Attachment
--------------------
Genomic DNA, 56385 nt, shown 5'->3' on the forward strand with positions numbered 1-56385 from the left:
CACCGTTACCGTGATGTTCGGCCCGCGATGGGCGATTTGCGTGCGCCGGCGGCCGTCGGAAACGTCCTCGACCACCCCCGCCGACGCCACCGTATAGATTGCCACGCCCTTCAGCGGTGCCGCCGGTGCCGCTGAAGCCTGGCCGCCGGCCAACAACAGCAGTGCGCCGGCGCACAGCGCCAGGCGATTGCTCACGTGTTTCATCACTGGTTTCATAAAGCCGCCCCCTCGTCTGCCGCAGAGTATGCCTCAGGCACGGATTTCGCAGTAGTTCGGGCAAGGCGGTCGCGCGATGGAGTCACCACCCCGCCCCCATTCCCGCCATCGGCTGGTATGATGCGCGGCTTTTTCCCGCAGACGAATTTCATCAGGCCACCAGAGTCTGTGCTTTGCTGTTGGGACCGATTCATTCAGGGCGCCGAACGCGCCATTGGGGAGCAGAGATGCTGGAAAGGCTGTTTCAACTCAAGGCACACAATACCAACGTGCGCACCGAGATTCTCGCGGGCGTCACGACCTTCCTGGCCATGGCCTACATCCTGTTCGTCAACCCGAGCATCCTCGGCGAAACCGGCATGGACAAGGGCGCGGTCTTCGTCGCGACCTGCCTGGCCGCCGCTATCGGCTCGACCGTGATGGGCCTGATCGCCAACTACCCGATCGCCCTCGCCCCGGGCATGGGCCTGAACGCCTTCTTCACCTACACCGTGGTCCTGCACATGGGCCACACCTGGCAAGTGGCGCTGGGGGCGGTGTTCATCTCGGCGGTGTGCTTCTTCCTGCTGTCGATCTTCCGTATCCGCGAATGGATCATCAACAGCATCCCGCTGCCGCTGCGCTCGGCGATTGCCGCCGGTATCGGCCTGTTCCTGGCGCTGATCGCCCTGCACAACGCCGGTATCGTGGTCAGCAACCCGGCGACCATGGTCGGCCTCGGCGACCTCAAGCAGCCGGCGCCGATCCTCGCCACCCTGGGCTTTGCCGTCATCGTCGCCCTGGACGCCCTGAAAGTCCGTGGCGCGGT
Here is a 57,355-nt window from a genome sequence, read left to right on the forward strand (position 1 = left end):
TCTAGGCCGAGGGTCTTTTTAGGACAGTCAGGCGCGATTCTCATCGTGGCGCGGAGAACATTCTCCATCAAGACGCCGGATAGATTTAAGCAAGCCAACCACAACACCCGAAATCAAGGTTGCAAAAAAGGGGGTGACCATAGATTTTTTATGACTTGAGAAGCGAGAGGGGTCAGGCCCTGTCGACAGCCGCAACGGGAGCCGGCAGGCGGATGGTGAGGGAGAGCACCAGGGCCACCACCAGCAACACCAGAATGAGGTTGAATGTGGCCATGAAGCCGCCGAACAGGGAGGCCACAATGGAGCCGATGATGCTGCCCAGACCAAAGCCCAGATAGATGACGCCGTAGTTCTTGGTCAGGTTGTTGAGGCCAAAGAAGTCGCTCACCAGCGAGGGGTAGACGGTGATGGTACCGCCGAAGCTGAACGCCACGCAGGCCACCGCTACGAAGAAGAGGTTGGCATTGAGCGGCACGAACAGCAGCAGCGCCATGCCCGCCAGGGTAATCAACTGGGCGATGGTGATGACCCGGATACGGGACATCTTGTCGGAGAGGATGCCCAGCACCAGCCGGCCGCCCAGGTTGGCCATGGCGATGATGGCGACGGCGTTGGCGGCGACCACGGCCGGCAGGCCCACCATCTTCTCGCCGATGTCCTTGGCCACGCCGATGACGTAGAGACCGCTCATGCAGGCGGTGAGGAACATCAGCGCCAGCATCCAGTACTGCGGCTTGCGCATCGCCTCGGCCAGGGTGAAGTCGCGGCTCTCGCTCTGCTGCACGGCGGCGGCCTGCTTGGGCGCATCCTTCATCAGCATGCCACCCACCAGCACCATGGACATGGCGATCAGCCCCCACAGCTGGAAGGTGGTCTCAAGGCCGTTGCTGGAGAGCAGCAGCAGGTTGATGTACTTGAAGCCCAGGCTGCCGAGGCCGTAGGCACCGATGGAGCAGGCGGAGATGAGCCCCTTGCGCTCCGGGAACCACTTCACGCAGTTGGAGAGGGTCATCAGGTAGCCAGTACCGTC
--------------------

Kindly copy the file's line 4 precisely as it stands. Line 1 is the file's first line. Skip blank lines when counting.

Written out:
TCTAGGCCGAGGGTCTTTTTAGGACAGTCAGGCGCGATTCTCATCGTGGCGCGGAGAACATTCTCCATCAAGACGCCGGATAGATTTAAGCAAGCCAACCACAACACCCGAAATCAAGGTTGCAAAAAAGGGGGTGACCATAGATTTTTTATGACTTGAGAAGCGAGAGGGGTCAGGCCCTGTCGACAGCCGCAACGGGAGCCGGCAGGCGGATGGTGAGGGAGAGCACCAGGGCCACCACCAGCAACACCAGAATGAGGTTGAATGTGGCCATGAAGCCGCCGAACAGGGAGGCCACAATGGAGCCGATGATGCTGCCCAGACCAAAGCCCAGATAGATGACGCCGTAGTTCTTGGTCAGGTTGTTGAGGCCAAAGAAGTCGCTCACCAGCGAGGGGTAGACGGTGATGGTACCGCCGAAGCTGAACGCCACGCAGGCCACCGCTACGAAGAAGAGGTTGGCATTGAGCGGCACGAACAGCAGCAGCGCCATGCCCGCCAGGGTAATCAACTGGGCGATGGTGATGACCCGGATACGGGACATCTTGTCGGAGAGGATGCCCAGCACCAGCCGGCCGCCCAGGTTGGCCATGGCGATGATGGCGACGGCGTTGGCGGCGACCACGGCCGGCAGGCCCACCATCTTCTCGCCGATGTCCTTGGCCACGCCGATGACGTAGAGACCGCTCATGCAGGCGGTGAGGAACATCAGCGCCAGCATCCAGTACTGCGGCTTGCGCATCGCCTCGGCCAGGGTGAAGTCGCGGCTCTCGCTCTGCTGCACGGCGGCGGCCTGCTTGGGCGCATCCTTCATCAGCATGCCACCCACCAGCACCATGGACATGGCGATCAGCCCCCACAGCTGGAAGGTGGTCTCAAGGCCGTTGCTGGAGAGCAGCAGCAGGTTGATGTACTTGAAGCCCAGGCTGCCGAGGCCGTAGGCACCGATGGAGCAGGCGGAGATGAGCCCCTTGCGCTCCGGGAACCACTTCACGCAGTTGGAGAGGGTCATCAGGTAGCCAGTACCGTC